Cabbage rolls are served with a tasty tomato sauce and these days come in all kinds of vegan, vegetarian and gourmet versions.
Tzimmes can be made of other vegetables instead of carrots but traditionally it is a sweetened mash of carrots with raisins or prunes and is flavoured with honey and cinnamon. If there is leftover brisket that often goes into a tzimmes. It is eaten year-round but considered a special delicacy on Rosh Hashanah when sweet foods dominate to herald the coming of a sweet new year.
Originally found in the Middle East and popular in Sephardic food the bourek is another fabulous handheld pie. It uses vegetables that were difficult to get in Europe such as artichokes, pine nuts, squash and spinach. The dough is thin and crispy and stuffed with a selection of minced meats, spinach and cheese and other interesting ingredients.
Cholent or Chamin is a slow-cooked meat stew that is prepared before the Sabbath so that it doesn’t require the use of a stove or electricity for observant Jews. Cholent is an ancient term that may have been French as in Chaud-lent which means to warm slowly. Cholent is the meal eaten after Shul on Saturday.
Similar to a crepe a blintz is a thin type of pancake that is filled with a cream cheese mixture and served with sour cream and a fruit sauce or topping.
However, unlike the crepe or pancake blintzes are only cooked on one side and then filled. The filling is usually comprised of cottage cheese or ricotta mixed with cream cheese, vanilla and sugar to add sweetness.
Who doesn’t know brisket? A traditional cut that is usually served on special occasions and holidays. Brisket is cut from the front part of the cow and tends to be a tougher cut of meat so needs long braising to be tender. It used to be budget meat but these days some have turned it into a gourmet delicacy. It is the perfect dish for cooking the day before Shabbat.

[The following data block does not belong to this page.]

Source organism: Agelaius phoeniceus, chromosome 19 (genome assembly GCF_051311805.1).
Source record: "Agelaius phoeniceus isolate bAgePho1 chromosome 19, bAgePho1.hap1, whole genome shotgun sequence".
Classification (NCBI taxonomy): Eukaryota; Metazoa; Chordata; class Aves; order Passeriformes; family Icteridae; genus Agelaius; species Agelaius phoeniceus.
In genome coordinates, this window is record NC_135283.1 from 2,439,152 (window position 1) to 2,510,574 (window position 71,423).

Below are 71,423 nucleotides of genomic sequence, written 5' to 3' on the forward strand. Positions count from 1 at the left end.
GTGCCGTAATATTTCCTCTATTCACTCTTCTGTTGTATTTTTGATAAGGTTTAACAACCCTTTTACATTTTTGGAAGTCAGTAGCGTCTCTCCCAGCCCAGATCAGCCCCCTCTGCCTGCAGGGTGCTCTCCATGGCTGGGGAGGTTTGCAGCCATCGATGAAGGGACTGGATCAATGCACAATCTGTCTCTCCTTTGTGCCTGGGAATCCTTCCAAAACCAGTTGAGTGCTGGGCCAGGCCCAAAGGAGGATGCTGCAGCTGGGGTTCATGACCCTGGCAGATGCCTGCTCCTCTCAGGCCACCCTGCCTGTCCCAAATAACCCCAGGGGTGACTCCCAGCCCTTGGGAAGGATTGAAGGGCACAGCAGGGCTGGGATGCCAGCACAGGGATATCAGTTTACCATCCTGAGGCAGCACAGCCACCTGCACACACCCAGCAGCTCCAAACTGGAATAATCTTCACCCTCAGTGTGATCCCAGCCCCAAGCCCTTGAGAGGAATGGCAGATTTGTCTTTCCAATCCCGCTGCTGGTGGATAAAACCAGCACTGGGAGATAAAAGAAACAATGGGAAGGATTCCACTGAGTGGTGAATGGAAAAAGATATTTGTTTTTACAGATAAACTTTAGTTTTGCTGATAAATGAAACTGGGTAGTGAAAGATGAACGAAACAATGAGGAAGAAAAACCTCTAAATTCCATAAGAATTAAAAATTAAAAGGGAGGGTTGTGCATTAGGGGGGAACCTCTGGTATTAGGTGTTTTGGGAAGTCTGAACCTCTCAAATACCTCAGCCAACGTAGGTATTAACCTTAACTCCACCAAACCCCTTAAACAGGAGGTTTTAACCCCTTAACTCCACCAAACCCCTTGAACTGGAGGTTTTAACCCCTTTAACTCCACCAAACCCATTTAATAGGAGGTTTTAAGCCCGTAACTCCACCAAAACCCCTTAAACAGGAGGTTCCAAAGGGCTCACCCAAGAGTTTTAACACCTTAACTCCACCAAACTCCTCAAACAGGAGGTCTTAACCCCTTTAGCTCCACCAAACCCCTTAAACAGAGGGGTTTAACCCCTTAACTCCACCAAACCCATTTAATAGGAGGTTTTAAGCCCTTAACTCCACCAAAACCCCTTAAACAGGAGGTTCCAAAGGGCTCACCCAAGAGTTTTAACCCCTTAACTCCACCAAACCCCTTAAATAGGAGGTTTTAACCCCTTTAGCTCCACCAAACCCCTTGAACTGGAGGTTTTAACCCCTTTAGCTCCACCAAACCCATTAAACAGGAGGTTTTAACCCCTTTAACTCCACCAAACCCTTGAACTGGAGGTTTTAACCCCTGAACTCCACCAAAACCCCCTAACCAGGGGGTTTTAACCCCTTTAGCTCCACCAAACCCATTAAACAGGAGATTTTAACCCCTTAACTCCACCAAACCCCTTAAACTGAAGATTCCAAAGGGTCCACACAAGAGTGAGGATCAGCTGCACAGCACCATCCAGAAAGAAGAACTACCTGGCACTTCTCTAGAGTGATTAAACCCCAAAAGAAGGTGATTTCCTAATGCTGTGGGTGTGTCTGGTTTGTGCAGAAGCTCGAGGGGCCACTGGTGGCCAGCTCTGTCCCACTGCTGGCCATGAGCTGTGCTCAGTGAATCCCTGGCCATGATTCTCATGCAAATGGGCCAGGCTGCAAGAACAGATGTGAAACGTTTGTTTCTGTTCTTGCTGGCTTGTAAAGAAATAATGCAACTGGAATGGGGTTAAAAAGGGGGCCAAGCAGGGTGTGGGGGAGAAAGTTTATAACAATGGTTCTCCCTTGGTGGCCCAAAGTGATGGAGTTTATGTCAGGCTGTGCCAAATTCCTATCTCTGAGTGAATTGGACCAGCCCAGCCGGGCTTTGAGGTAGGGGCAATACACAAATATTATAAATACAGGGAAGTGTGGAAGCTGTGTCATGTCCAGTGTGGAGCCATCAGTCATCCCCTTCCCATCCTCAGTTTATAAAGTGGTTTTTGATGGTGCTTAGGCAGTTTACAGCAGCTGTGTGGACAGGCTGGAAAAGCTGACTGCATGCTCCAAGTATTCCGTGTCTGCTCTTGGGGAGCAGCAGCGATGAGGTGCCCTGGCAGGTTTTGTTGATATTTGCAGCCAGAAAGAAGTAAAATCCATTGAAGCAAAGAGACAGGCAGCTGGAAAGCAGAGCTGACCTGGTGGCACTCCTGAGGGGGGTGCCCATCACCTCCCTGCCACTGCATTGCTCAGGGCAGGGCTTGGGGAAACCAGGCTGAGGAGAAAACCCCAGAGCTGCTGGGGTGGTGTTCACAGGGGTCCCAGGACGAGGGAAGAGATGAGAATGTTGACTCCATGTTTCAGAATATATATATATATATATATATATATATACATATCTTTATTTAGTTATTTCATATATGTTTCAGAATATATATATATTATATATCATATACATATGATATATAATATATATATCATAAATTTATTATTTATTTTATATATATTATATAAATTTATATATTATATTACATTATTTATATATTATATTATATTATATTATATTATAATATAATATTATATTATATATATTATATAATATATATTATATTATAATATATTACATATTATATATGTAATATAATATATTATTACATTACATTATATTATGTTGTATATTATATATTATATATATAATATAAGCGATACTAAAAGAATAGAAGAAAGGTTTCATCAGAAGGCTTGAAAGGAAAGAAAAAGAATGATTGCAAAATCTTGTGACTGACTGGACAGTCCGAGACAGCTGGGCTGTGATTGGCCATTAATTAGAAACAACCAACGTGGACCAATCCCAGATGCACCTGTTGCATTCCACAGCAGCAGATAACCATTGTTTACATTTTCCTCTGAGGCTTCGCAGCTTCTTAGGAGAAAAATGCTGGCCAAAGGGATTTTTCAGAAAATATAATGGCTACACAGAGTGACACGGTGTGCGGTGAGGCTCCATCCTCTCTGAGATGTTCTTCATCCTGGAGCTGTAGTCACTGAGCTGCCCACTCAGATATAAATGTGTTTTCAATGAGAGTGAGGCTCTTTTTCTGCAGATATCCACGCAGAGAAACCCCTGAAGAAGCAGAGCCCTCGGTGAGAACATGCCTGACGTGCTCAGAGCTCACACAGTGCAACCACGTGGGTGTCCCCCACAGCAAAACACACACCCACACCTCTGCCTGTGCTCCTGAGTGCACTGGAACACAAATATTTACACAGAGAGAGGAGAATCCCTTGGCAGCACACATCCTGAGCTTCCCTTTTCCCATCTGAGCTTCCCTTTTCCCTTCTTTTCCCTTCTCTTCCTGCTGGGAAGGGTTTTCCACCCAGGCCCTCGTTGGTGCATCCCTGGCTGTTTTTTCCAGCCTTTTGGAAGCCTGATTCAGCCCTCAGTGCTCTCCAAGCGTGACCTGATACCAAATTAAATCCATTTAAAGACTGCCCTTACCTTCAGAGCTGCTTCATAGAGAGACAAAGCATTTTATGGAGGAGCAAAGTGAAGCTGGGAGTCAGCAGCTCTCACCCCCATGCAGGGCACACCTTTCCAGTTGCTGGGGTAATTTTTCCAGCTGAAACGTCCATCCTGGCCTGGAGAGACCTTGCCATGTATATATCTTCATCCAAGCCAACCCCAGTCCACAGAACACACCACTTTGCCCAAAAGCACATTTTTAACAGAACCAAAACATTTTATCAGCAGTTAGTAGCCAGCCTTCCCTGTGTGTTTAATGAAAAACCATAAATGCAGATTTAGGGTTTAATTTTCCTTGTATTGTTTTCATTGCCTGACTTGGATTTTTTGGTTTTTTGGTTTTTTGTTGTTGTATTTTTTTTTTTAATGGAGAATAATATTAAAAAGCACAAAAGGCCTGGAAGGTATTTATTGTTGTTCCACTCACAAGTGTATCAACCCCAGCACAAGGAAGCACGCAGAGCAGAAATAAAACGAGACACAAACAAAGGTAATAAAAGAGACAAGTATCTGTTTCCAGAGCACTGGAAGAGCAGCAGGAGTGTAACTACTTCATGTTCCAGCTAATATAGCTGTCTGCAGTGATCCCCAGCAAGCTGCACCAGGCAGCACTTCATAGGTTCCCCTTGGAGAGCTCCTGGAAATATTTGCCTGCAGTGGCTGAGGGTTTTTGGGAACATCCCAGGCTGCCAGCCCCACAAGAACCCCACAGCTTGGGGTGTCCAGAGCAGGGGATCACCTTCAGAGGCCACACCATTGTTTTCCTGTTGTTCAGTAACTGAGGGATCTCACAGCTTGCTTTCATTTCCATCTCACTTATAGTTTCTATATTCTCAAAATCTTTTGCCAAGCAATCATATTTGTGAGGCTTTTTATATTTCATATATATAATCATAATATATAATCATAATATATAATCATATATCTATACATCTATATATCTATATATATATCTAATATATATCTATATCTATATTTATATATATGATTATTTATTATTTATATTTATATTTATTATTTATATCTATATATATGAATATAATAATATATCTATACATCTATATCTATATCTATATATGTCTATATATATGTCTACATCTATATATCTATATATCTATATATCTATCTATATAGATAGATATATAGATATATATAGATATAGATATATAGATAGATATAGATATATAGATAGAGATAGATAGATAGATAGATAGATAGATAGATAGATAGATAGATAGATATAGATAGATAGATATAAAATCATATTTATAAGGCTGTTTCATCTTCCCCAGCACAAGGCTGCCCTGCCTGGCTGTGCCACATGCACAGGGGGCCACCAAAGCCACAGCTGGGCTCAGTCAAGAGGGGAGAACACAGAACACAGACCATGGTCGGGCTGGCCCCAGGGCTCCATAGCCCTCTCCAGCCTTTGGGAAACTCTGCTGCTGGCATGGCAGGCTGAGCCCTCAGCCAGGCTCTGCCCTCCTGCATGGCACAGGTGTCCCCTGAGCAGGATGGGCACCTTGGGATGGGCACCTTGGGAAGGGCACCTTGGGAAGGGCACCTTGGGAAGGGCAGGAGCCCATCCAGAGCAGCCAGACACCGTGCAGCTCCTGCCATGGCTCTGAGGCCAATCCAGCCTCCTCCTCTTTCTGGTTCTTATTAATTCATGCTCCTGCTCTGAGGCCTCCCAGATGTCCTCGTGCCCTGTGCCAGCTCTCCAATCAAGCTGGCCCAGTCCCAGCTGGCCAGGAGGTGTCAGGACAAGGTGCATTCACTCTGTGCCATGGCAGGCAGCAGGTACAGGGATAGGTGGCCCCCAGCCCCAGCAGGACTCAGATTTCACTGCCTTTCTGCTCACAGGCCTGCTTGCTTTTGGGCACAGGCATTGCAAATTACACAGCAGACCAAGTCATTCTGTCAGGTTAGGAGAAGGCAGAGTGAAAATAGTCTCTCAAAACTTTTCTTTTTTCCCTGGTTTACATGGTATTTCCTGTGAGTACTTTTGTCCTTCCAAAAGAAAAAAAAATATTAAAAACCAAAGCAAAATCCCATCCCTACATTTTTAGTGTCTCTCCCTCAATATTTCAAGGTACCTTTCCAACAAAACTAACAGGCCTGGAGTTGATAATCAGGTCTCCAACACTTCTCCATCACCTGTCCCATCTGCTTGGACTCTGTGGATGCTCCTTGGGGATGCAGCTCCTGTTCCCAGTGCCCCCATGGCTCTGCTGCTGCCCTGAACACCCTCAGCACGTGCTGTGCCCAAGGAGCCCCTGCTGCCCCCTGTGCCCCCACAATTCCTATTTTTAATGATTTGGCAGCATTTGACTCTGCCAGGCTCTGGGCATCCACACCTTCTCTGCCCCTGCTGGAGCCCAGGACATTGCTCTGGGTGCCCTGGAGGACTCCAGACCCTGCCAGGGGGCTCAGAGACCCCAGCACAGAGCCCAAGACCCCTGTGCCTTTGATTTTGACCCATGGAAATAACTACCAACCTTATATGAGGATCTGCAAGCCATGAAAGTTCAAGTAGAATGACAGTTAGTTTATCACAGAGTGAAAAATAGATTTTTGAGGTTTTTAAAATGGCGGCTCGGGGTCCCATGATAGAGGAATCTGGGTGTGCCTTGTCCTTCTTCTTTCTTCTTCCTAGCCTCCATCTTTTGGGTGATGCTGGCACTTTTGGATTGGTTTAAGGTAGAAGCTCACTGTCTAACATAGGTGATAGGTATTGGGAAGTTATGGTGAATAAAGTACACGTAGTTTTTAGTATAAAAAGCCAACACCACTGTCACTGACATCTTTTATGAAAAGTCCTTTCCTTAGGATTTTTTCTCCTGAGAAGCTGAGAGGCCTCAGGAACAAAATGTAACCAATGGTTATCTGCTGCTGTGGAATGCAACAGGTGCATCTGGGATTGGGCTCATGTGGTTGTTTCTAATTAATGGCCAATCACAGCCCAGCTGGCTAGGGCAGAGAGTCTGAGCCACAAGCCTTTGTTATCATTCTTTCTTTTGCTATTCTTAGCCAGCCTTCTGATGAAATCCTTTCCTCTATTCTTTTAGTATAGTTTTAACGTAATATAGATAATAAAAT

Pastrami or Montreal Smoked Meat
Another ongoing debate between Montreal and New York which is better Pastrami or Montreal Smoked? Pastrami was essentially created by Jewish people of Romanian origin. It is usually made from beef brisket, and sometimes from lamb, or turkey. The raw meat is brined, partially dried, seasoned with herbs and spices, then smoked and steamed.
Montreal Smoked meat, on the other hand, is made from the navel or plate cut of beef. It is also dry-cured like Pastrami but it is then soaked to remove the salt and smoked to imbue the cut with flavour.
Food served at Jewish Celebrations
Traditional Jewish food for Rosh Hashanah
Simanim which means “signs” or “good omens” are the dishes served on Rosh Hashanah, which is the Jewish New Year. Some simanim include leeks, pomegranate, squash, dates, black-eyed peas or green beans, beets, apples, leeks, honey, spinach, carrots and fish heads.
A beautiful creamy but kosher soup like Carrot and Ginger is the perfect dish as carrots are considered siman and in Yiddish, the word for carrots means many so this soup will bring many blessings. It can also be made ahead of time to observe the Sabbath laws.
On the first night of Rosh Hashanah, there is a ceremony held for the blessing and easting of these symbolic foods. A short prayer is said before the food is eaten.
Rosh Hashanah – Simanim Foods and their meanings
- Apple dipped in honey (that we should have a good and sweet year – honey in general)
- Fenugreek or carrots (that we should increase our merits)
- Leeks or cabbage (that our enemies be decimated)
- Beets (that our adversaries be removed)
- Dates (that our enemies be consumed)
- Gourd (that the decree of our sentence should be torn asunder, and our merits be proclaimed to G-d)
- Carrots so that our blessings are merren (many)
- Pomegranate (that our merits increase, as the seeds of the pomegranate)
- Fish (that we should be fruitful and multiply)
- Head of a fish or a sheep’s head (that we should be as a head and not a tail)
From The Orthodox Union
Yom Kippur Jewish foods
Yom Kippur follows Rosh Hashanah and is also known as the Jewish Day of Atonement. It is the holiest of days in the Jewish world. Yom Kippur is a fasting day where each individual is asked to reflect on their sins with fasting and prayer. Yom Kippur signals the end of the 10 days of repentance that begin after Rosh Hashanah.
A pre-fast meal called seuda hamafseket is served before sundown and it consists of dishes that are lightly spiced and salted (to prevent thirst and dehydration) and are digested slowly to get you through the fasting time. These dishes are light and served in the afternoon before the fast begins.